I think this thread could be a great resource for players starting out in lab also. One of the most common questions I see about lab is “how am I supposed to know what to vote on?”
The first thing I look at is bond content. I pretty much only look at designs in which between 30% and 80% of the bonds are GC, and no more than 10% to 20% are GU. Those are rough guidelines – in a shape like the Cross or One Bulge Cross where most of the nucleotides are bonded (very little unbonded content) I want the GC content to be lower than in a shape like one of the Stars where there’s a lot of unbonded content and a more complex design.
Next thing I look at is tetraloops. If the tetraloops aren’t either AAAA or one of the known patterns that gets an energetic bonus in EteRNA I check to see if there are mispairing possibilities with a complementary sequence nearby (if for instance the four nucleotides in the tetraloop are AGUA and part of a nearby stack is UAC).
Then comes any multiloop. In the case of One Bulge Cross (the first lab I was around for) this would mean the center intersection. Fairly early on in the rounds it became clear that there were two central patterns that seemed to hold up better than others, so I looked for those. In the case of the more recent labs, it has meant making sure that any non-Adenine nucleotides in the unbonded parts of the multiloop don’t look like they’re going to interfere with the formation of that loop.
Next is the dotplot. I usually look at this as it is, then make any tetraloops in the design AAAA and take another look, then make them all GAAA and take a third look. This is harder to set rules for. I’m not necessarily looking for an absolutely perfect dotplot, but some things I like to see are an absence of what I think of as “shadow lines” running parallel to the lines we want to see (which suggest that two sections of the sequence may mispair rather than just a single bond), and not too much variance between the dotplot for the design as is, the design with AAAA loops, and the design with GAAA loops.
If the designer has given RNAfold stats I’ll look at them, otherwise I rarely run sequences through RNAfold or other servers anymore. If I do, I’m looking for an MFE% of over 80% for designs with AAAA tetraloops or over 90% for designs with “stabilized” tetraloops, ensemble diversity under about 0.5, and entropy range under about 0.3.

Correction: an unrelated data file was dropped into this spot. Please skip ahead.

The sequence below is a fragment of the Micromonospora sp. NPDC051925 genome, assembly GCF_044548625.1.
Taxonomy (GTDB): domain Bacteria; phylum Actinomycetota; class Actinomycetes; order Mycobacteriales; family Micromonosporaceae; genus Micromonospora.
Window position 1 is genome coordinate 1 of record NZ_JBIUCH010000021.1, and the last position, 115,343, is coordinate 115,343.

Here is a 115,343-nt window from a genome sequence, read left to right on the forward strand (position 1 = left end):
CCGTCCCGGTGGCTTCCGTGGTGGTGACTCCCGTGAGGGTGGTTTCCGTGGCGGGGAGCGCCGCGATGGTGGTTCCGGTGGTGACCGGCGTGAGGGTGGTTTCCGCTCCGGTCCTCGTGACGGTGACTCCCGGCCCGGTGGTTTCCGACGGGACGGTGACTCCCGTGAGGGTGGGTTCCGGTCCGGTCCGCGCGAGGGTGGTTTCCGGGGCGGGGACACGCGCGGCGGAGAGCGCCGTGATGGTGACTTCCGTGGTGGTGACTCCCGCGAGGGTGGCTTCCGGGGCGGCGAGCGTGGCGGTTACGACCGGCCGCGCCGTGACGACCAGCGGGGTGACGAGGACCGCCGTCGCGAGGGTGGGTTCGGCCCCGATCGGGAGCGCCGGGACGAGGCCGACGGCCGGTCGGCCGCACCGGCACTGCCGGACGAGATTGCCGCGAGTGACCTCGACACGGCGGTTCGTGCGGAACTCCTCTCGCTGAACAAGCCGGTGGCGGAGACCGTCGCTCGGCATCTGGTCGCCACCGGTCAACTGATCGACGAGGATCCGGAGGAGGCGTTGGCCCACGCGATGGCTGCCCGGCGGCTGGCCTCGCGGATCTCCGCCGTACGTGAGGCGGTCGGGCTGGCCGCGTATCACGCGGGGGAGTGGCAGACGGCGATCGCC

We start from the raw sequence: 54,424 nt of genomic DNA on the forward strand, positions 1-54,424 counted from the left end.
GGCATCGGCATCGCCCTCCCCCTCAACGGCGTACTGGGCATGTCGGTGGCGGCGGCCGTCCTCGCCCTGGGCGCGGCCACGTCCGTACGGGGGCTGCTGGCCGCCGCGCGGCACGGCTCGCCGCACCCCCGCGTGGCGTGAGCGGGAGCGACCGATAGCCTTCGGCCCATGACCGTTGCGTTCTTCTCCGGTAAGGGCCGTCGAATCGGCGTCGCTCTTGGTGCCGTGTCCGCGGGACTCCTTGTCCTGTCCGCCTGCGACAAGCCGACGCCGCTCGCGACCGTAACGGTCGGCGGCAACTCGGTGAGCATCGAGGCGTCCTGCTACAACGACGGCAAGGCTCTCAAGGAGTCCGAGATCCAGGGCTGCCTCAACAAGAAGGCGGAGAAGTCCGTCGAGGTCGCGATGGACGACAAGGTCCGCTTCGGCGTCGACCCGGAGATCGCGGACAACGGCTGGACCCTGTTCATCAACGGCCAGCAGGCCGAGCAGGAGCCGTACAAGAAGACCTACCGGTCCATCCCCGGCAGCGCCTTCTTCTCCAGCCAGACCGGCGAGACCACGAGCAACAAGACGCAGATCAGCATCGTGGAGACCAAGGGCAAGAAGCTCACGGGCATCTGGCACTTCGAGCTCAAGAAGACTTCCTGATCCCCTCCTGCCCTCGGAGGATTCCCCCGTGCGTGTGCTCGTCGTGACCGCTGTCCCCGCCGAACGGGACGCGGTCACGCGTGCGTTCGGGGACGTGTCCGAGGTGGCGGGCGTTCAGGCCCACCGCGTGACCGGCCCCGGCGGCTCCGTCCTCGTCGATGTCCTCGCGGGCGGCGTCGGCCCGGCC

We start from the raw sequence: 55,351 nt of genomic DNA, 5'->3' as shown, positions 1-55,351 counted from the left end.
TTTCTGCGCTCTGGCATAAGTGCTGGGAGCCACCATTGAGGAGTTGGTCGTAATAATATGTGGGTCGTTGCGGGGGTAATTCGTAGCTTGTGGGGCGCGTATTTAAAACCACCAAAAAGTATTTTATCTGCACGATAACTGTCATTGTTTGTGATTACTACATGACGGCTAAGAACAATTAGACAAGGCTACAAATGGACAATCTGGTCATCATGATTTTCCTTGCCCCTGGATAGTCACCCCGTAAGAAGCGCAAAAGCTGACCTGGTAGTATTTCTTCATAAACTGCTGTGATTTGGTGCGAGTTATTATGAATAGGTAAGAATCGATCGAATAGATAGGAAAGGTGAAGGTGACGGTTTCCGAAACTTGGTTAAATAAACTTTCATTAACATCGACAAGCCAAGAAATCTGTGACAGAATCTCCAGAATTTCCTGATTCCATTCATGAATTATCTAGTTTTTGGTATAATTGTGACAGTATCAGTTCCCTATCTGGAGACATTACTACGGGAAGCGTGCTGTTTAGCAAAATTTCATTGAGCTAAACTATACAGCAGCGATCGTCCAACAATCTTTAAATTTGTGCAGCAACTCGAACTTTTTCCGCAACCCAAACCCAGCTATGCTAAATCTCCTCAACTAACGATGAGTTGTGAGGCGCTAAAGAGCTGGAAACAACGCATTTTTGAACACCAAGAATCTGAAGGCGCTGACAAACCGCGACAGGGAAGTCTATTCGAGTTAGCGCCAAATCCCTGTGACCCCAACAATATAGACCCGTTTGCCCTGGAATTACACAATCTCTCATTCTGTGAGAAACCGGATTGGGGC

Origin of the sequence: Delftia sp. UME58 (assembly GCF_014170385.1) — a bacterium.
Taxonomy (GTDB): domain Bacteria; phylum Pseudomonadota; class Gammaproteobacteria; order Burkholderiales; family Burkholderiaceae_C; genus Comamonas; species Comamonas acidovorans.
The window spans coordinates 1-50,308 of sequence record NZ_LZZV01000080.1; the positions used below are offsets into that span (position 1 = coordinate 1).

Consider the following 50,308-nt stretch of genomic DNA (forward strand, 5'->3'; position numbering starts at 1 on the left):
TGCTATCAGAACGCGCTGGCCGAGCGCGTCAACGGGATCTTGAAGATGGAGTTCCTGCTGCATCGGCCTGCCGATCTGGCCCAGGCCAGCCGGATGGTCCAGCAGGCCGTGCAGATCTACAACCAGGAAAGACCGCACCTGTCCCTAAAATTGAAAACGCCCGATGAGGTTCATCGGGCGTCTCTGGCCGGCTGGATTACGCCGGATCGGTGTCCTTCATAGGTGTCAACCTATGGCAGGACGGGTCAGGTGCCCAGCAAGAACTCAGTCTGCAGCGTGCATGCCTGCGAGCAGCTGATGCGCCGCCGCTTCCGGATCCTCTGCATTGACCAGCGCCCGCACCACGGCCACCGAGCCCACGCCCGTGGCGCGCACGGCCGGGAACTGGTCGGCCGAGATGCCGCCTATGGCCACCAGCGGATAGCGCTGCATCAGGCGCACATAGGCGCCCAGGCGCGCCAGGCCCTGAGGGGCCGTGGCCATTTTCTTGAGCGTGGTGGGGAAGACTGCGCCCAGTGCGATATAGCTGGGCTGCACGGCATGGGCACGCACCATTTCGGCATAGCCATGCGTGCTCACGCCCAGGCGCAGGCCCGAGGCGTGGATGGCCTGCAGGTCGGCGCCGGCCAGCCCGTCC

Finally I look at colorpatterns as Eli Fisker has described, and quad energies. I don’t like to see any quad energies over -0.9 kcal (a UA UA or AU AU quad). If there are GU bonds used, I like to see them stabilized on one side with a GC in a configuration that give -2.1 or -2.5 kcal. I also don’t like more than 3 AU pairs in a row, even if alternating orientation (though if we ever have another shape with significantly longer stems this may change). I also look for GCs at the beginning and end of all stems, though I won’t rule out a design that has one or two stems closed with AU especially in early rounds when I think we’re still testing the tolerance of the shape.
In deciding whether to vote for a design or not, I base the decision on both the above considerations and what I know about other designs that have received votes. If for instance most of the designs being voted up are at the high end of what I consider “desirable” GC content, I’m more likely to vote for a lower-GC design (again, especially in rounds one and two of a new shape). In later rounds, if we already have four or five modifications of a successful shape voted up to the top, I’m more likely to vote for a new modification of a different design, or an entirely new design.
edit to add: in all the above I left out two important things that are harder to quantify. First: the “neck” of the design (the stack nearest the open loop). We’re still having a lot of trouble forming this in all shapes, so I go by my most recent gut feeling about it. Second, the comment section. Especially for designs that are modifications of previous designs this is important – I like to see what the designer is trying to correct and how.